It is to be hoped the Chinese numbers in particular do not turn out to be a blip, although they do not tally too well with other trade and shipping statistics. As such, advisers and clients would perhaps like to wait before getting too excited and another few months’ worth of positive data would be nice by way of confirmation.

Anyone who does wish to buy into the global growth narrative may be best off ignoring Chinese equities, as they appear to march to their own tune anyway, having boomed, plunged and then rallied in the last 12 months alone. If history is any guide, emerging markets, commodity-producing nations and export-driven markets like Korea and Japan would be logical places to look (especially as they were hit hardest during the market sell-off) when it comes to doing further research.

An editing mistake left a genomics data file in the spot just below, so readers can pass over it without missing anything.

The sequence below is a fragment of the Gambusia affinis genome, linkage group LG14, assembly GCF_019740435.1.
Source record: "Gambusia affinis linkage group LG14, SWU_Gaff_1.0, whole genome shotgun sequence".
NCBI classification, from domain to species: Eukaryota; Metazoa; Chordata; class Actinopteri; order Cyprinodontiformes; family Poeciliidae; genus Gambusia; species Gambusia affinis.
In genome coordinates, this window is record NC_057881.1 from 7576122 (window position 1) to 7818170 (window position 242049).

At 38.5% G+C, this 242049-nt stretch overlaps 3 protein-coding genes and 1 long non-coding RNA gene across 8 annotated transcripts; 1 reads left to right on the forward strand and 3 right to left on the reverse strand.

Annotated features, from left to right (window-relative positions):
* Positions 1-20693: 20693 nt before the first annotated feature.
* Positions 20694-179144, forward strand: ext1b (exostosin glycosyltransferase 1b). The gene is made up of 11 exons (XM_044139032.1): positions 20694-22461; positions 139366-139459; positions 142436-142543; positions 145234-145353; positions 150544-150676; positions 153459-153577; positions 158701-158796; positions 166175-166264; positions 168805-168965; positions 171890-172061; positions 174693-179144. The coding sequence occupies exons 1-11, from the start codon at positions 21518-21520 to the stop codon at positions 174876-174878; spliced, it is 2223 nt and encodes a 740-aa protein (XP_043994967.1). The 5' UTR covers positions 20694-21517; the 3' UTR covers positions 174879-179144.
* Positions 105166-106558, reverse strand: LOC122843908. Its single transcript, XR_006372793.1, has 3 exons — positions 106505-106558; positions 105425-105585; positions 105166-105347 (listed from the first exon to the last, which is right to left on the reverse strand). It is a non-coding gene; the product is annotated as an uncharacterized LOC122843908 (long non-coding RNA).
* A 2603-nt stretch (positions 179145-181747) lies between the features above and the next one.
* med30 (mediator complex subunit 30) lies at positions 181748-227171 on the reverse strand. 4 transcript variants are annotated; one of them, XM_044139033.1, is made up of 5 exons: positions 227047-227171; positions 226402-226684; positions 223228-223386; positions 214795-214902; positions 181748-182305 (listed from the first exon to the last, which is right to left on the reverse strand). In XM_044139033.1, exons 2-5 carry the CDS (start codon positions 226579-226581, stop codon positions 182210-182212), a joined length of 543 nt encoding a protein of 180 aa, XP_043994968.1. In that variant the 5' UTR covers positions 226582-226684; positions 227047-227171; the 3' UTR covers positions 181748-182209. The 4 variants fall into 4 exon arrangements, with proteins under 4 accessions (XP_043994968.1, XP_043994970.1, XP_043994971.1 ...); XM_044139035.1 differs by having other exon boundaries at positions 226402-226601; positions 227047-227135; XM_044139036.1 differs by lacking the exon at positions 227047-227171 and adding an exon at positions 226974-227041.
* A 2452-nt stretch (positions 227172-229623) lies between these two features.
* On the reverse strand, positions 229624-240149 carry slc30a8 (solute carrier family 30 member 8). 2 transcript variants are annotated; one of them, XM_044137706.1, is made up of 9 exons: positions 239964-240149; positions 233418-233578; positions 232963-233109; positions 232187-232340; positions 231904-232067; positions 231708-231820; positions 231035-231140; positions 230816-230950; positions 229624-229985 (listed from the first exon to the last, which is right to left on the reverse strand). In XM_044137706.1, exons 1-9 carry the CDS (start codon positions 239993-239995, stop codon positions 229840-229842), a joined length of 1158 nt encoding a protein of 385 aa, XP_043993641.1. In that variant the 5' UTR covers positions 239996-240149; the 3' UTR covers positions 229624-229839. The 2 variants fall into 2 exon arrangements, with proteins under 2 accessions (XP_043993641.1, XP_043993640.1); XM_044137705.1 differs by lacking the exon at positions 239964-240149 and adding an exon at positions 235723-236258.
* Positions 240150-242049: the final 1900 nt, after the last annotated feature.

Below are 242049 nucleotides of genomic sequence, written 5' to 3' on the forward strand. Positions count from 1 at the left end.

Anyone wary of the market’s new-found optimism, and still concerned about the quality of the data, the health of the global economy and relentless growth in global indebtedness, may take a less sanguine view. Here, sovereign bonds could play a more prominent role in portfolios, along with equity income funds, as a means of playing relatively safe while seeking coupons and dividends to boost client returns and help them weather any fresh market squalls. The first of May, when markets traditionally enter their summer lull, is nearly upon us after all.

Goods and services

It is frankly a relief to see the Chinese export data finally show an increase, even if a few more positive numbers in the months ahead would provide confirmation of a trend.